Knesset approves 'Camel Law'

Bill to combat accidents caused by roaming camels passes final reading.

Arutz Sheva Staff,

Camels
Camels
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The Law Requiring Identification and Registration of Livestock, which passed its final Knesset approval last week by a very wide margin, requires livestock to be registered and tracked with a microchip inserted below the skin, in much the same way as dog owners have been required to register their pets. This will enable the authorities to hold camel owners responsible for their herds, and will quickly put an end to the phenomenon of camels wandering onto the roads of the Negev.

Between 2008-2015, over 7,000 reports of wandering camels were received by the Israel Police. Over the past 10 years, camel accidents have taken the lives of 15 motorists and injured another 350, yet in all but one case the authorities were unable to identify the owners. The new law stipulates that owners whose camels are allowed to wander will be charged with criminal negligence should their livestock cause damage. The idea is to create a strong deterrent and require those who wish to raise camels to do so responsibly.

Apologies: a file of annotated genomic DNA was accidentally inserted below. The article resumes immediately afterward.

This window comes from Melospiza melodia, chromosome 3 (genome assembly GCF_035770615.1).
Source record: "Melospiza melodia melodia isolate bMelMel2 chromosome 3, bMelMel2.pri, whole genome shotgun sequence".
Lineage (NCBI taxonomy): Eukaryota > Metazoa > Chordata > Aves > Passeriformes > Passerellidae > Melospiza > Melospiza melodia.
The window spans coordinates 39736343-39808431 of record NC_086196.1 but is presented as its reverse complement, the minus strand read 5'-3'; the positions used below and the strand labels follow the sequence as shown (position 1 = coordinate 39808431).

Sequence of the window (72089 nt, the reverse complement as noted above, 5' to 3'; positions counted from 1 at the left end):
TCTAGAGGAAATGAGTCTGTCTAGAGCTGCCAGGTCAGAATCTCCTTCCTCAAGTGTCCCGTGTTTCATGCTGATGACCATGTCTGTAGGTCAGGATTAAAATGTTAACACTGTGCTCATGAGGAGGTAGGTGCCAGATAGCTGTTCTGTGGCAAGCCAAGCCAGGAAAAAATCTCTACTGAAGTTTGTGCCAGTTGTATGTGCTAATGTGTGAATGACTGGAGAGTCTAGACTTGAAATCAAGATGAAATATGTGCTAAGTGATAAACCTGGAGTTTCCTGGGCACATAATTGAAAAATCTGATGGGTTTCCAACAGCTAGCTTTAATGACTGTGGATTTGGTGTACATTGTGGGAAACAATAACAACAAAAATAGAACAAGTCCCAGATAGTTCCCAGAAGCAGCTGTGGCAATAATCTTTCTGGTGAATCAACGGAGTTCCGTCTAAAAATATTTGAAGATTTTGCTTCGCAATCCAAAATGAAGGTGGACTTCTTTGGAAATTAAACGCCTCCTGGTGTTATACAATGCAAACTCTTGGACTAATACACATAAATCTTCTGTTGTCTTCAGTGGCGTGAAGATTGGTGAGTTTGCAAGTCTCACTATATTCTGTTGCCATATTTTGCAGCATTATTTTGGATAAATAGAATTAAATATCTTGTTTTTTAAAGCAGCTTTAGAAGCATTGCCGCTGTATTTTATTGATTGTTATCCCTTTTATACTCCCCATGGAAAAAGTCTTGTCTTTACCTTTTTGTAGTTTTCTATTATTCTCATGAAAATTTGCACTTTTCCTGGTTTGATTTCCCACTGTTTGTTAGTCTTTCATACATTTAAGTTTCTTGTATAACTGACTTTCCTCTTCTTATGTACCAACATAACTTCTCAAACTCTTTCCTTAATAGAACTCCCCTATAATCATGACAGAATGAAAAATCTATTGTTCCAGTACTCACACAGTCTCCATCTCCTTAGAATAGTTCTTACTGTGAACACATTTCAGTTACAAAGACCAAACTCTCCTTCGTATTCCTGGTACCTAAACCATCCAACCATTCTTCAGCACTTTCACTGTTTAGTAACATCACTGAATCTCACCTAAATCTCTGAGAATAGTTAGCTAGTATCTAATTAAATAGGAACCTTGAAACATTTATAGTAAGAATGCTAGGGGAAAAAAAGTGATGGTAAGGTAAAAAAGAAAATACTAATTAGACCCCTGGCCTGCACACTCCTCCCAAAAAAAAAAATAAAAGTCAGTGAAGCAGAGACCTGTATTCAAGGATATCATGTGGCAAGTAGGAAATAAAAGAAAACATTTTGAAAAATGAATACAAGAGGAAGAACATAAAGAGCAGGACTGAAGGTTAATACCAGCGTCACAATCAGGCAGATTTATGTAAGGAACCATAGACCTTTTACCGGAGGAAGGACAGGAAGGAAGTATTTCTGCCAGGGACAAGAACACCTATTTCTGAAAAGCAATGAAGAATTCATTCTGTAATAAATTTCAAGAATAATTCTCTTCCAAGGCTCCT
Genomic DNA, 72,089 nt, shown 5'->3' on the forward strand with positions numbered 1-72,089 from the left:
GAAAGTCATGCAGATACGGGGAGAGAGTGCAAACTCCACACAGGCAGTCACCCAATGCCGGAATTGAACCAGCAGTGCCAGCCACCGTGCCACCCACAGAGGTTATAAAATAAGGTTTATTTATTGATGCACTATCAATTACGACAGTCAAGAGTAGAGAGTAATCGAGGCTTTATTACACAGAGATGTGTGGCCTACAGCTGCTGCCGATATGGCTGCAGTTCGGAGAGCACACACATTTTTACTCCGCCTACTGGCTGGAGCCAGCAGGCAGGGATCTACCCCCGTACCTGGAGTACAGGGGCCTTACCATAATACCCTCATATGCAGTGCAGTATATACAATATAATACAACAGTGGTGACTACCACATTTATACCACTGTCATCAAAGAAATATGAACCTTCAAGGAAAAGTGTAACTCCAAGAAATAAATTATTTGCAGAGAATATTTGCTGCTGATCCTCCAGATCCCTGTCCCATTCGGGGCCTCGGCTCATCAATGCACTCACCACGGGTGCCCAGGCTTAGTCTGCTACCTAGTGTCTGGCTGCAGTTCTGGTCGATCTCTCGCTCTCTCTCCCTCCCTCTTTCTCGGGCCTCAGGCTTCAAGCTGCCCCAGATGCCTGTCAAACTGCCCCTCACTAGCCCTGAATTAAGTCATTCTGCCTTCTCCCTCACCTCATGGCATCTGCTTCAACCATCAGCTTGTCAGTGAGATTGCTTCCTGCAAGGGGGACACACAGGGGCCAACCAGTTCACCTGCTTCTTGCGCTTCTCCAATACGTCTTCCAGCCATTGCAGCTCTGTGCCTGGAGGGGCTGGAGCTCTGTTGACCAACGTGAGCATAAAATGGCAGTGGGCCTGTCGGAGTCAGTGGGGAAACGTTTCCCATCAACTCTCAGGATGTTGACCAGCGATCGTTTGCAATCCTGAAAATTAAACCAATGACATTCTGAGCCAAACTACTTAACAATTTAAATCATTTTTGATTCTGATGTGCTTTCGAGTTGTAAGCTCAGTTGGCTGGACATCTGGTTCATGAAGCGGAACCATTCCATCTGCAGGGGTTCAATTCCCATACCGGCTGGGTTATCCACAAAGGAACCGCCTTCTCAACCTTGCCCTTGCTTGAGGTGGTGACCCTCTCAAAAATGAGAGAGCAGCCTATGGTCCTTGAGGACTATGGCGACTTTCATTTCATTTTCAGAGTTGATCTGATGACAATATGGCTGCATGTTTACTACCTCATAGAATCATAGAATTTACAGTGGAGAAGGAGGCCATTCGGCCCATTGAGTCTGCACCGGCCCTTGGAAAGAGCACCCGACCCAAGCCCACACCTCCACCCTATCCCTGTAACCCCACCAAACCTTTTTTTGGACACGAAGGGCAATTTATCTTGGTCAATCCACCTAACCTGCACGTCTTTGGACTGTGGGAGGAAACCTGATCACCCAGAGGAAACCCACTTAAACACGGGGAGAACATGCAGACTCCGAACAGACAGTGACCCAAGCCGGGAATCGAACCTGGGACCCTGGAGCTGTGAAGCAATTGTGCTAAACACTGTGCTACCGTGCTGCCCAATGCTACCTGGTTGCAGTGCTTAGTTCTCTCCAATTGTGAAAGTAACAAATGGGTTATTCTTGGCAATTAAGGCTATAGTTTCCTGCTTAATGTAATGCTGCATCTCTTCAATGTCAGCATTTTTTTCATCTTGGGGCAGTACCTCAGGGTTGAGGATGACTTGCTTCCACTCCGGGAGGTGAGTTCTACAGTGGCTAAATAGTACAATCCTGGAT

The law's passage, following a joint effort by MK Betzalel Smotrich, who presented the bill to the Knesset, MK Roi Folkman, MK Eitan Cabel, and Minister of Agriculture Uri Ariel, was a bittersweet achievement for the families whose loved ones were killed in camel accidents. Although their interest in this legislation was born of personal tragedy, they welcomed the new law's passage, but stressed that it must be implemented fully and swiftly in order to insure that no more lives are lost.

The Regavim legal organization, which originally drafted the law, congratulates MK Eitan Cabel, MK Roi Folkman, Minister Uri Ariel and his parliamentary staff in the Ministry of Agriculture, and thanks the residents of Retamim for their cooperation throughout the long and arduous legislative process.




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